Sony has been hacked. It’s pretty severe. Company and personal secrets have been spilled. Some data has probably been lost. Media files from finished, but unreleased, movies are now online. It’s a very big problem.
Hacking like this has happened before. In 2005 Bruce Schneier wrote about sneaky code on music CDs which
modifies Windows so you can’t tell it’s there, a process called “cloaking” in the hacker world. It acts as spyware, surreptitiously sending information about you… And it can’t be removed; trying to get rid of it damages Windows.
Nasty stuff. Which leads me to my favorite German word, “schadenfreude.”
Schadenfreude (/ˈʃɑːdənfrɔɪdə/; German: [ˈʃaːdn̩ˌfʀɔɪ̯də] ) is pleasure derived from the misfortunes of others. This word is taken from German and literally means ‘harm-joy.’ It is the feeling of joy or pleasure when one sees another fail or suffer misfortune. It is also borrowed by some other languages. – Wikipedia
Why would I feel pleasure from Sony’s misfortune? It was Sony that installed malware on buyers of its CDs!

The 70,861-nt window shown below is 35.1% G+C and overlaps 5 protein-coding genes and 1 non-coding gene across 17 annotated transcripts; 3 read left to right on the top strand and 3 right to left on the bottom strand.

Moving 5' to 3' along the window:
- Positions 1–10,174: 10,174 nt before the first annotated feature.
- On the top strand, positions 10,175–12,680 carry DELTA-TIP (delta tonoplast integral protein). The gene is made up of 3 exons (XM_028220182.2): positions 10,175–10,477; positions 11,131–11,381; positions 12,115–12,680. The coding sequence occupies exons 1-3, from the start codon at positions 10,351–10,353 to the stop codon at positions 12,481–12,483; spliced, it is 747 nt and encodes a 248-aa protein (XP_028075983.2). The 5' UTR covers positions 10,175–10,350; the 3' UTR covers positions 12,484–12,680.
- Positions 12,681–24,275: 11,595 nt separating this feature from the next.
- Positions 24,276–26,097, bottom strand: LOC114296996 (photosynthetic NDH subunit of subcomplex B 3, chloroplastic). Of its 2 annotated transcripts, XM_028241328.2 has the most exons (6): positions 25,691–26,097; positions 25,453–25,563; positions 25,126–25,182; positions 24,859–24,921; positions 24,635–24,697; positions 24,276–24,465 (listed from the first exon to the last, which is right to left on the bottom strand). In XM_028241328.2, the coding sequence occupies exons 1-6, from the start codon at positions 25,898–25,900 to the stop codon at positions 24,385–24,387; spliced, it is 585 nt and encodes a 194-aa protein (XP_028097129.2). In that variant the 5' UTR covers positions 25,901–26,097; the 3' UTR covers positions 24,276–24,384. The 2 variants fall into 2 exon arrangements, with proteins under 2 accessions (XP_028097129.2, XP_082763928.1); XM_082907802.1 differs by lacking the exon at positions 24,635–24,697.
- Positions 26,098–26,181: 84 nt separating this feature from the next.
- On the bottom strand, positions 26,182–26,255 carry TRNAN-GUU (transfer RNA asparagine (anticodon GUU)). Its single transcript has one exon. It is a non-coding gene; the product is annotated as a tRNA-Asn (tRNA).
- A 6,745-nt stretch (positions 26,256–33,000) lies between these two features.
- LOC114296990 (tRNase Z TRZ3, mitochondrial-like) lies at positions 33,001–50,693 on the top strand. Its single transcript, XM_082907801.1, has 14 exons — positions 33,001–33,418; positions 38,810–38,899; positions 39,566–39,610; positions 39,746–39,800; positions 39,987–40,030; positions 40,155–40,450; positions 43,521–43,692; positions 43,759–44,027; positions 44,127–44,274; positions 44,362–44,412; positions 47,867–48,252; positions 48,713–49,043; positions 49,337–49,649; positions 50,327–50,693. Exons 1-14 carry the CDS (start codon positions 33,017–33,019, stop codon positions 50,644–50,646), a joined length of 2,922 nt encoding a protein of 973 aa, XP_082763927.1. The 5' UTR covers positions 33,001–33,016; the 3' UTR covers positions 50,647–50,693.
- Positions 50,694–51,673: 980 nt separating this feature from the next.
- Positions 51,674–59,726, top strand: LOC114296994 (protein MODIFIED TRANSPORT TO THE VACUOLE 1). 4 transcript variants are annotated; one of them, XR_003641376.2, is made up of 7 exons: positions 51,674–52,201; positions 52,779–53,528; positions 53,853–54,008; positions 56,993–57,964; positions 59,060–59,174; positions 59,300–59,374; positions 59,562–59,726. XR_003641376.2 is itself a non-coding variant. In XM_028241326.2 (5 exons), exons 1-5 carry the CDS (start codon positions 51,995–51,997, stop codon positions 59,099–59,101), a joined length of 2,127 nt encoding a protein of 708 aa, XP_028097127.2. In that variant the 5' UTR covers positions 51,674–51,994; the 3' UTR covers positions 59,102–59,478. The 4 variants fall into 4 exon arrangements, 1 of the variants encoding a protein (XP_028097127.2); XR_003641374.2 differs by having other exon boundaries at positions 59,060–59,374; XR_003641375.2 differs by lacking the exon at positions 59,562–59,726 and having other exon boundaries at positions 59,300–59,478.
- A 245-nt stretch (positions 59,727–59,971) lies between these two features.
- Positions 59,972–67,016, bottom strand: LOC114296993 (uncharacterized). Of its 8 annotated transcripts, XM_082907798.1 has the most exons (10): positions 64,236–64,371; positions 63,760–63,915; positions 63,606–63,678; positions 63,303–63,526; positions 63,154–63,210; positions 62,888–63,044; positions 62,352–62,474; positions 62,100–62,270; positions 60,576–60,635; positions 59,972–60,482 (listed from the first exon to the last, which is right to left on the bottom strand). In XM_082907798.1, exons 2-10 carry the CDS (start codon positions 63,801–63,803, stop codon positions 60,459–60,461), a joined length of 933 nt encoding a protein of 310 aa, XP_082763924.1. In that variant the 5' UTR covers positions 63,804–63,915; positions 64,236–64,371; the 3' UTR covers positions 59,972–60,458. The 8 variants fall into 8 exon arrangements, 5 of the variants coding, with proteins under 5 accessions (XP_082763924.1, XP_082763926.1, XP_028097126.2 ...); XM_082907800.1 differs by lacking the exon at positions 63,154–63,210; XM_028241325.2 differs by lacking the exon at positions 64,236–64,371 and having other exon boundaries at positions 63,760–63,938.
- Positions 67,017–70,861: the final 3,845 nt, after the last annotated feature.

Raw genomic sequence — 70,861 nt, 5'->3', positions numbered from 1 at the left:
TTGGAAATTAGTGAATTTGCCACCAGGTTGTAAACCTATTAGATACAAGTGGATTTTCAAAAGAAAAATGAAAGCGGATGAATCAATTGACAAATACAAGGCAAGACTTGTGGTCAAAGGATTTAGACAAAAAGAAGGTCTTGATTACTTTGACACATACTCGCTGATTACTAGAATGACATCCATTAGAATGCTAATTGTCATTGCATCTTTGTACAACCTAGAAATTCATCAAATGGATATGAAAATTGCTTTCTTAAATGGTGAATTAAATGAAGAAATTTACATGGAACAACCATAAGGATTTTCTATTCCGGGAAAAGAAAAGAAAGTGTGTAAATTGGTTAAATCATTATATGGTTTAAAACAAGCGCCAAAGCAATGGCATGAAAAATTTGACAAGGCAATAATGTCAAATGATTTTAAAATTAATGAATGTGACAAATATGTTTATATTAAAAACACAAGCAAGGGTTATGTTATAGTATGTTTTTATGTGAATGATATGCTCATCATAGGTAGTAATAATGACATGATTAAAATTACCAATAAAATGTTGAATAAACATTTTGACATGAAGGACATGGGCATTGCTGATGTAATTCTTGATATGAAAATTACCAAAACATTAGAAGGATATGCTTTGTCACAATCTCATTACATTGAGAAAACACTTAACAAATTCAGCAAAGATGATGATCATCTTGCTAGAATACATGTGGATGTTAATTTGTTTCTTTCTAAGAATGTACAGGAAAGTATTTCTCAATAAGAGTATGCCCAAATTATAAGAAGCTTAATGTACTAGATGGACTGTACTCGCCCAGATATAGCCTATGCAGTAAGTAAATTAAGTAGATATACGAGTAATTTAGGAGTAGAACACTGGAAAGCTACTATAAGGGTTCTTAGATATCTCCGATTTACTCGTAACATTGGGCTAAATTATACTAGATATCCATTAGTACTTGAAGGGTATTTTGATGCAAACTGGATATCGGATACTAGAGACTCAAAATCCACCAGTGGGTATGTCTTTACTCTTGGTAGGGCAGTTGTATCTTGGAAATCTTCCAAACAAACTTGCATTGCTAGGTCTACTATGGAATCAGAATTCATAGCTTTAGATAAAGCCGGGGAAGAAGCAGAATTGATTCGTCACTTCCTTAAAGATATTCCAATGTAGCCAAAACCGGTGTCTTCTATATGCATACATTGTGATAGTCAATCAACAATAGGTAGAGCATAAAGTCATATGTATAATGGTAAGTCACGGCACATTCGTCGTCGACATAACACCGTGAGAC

Back to Bruce Schneier:
It’s a tale of extreme hubris. Sony rolled out this incredibly invasive copy-protection scheme without ever publicly discussing its details, confident that its profits were worth modifying its customers’ computers. When its actions were first discovered, Sony offered a “fix” that didn’t remove the rootkit, just the cloaking.
Sony claimed the rootkit didn’t phone home when it did. On Nov. 4, Thomas Hesse, Sony BMG’s president of global digital business, demonstrated the company’s disdain for its customers when he said, “Most people don’t even know what a rootkit is, so why should they care about it?” in an NPR interview. Even Sony’s apology only admits that its rootkit “includes a feature that may make a user’s computer susceptible to a virus written specifically to target the software.”
However, imperious corporate behavior is not the real story either.
This drama is also about incompetence. Sony’s latest rootkit-removal tool actually leaves a gaping vulnerability. And Sony’s rootkit — designed to stop copyright infringement — itself may have infringed on copyright. As amazing as it might seem, the code seems to include an open-source MP3 encoder in violation of that library’s license agreement.
What goes around comes around!
I feel bad for the Sony employees affected. This can’t be fun for them. But for Sony itself, a company I once respected as the leader in consumer electronics I have little sympathy and lots of schadenfreude.